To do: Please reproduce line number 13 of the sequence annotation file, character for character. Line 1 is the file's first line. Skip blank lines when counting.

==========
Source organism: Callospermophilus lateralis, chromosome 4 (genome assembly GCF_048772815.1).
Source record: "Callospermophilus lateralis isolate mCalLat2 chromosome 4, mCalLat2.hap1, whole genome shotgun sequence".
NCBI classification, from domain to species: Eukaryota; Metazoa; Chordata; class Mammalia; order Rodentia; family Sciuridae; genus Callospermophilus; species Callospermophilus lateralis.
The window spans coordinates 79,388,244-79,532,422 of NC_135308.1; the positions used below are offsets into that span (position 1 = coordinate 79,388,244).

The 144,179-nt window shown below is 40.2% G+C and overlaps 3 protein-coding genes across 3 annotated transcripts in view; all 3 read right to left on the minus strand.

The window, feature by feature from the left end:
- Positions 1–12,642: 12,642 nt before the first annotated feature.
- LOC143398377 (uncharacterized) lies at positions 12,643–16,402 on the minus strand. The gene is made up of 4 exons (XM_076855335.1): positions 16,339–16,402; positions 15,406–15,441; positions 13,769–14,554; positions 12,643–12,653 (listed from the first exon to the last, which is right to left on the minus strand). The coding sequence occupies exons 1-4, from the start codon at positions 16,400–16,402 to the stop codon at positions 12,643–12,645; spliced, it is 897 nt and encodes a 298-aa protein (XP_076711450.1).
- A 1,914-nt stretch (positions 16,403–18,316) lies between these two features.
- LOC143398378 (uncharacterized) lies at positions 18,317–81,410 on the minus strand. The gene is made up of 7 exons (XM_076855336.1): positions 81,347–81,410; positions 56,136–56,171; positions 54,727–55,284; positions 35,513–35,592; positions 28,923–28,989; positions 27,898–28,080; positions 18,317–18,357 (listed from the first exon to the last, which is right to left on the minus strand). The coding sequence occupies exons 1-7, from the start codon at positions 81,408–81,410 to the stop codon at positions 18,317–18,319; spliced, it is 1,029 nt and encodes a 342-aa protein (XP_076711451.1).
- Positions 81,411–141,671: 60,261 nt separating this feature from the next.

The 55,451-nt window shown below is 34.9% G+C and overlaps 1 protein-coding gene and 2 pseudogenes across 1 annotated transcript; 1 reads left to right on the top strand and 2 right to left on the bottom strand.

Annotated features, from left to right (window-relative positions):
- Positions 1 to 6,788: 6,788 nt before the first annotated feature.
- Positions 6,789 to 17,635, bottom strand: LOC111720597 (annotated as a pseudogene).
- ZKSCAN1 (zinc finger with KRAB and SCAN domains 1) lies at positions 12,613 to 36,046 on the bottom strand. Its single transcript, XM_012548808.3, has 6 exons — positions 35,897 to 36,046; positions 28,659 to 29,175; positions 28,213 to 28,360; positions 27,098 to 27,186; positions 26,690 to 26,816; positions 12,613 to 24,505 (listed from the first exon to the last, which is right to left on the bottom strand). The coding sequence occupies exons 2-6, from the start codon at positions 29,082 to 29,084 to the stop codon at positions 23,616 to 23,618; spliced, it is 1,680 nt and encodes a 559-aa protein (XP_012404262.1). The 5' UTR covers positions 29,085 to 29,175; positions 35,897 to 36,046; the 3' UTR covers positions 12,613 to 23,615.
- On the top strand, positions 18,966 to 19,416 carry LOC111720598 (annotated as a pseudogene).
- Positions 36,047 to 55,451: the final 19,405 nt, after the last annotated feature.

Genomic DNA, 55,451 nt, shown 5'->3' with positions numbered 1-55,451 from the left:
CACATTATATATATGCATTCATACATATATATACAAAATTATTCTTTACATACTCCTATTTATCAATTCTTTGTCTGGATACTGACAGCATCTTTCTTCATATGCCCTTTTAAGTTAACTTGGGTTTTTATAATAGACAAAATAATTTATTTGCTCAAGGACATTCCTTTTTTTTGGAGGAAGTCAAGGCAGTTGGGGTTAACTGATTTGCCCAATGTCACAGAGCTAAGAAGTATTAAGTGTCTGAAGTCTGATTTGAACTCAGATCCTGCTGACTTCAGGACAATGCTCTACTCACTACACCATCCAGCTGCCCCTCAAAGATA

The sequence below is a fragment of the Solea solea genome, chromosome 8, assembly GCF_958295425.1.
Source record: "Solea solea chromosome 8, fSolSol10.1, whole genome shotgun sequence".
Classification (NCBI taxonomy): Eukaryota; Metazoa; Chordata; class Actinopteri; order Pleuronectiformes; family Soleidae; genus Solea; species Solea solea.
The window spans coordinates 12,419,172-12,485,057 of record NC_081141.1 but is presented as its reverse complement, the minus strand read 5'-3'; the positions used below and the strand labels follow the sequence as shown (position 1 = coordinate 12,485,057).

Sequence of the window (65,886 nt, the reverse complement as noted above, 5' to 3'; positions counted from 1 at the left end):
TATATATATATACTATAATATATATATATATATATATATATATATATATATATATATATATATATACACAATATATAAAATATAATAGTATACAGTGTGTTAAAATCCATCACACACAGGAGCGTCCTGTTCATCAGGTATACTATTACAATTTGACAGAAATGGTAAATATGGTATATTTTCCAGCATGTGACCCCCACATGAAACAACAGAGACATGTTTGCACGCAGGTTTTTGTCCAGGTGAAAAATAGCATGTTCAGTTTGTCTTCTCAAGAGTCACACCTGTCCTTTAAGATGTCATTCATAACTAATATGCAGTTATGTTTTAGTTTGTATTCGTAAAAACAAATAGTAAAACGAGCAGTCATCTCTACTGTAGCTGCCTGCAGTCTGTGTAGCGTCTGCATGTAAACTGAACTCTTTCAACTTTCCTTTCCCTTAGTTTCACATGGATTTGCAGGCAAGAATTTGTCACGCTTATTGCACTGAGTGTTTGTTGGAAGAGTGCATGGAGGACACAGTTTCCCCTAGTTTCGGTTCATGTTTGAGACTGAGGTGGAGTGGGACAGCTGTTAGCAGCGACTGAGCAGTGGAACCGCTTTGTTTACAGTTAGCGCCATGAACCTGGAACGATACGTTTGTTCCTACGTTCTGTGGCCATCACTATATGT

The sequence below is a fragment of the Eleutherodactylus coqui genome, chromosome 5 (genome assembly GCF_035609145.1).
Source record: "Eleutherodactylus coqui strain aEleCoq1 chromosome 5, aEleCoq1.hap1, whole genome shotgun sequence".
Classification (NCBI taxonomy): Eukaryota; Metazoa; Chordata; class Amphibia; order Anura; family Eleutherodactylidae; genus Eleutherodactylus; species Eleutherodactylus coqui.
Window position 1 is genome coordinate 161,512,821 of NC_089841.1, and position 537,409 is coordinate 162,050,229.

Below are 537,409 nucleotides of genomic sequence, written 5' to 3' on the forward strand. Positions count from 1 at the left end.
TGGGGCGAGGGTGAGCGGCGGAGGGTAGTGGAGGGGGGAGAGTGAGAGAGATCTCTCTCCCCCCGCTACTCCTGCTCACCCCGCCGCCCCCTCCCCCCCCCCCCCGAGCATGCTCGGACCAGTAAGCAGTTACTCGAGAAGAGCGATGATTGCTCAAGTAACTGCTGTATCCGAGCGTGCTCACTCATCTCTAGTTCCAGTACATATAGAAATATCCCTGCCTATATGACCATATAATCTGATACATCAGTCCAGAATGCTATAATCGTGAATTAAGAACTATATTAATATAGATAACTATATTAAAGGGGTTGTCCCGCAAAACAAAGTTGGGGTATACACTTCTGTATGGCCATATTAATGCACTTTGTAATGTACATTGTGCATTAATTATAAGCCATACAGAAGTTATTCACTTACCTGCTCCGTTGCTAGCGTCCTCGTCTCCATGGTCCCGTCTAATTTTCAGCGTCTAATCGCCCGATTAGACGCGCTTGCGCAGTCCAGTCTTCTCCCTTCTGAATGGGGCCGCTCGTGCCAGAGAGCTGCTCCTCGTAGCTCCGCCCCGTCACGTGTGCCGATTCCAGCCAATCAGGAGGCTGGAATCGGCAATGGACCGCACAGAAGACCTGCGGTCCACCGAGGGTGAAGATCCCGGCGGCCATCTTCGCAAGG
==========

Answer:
Annotated features, from left to right (window-relative positions):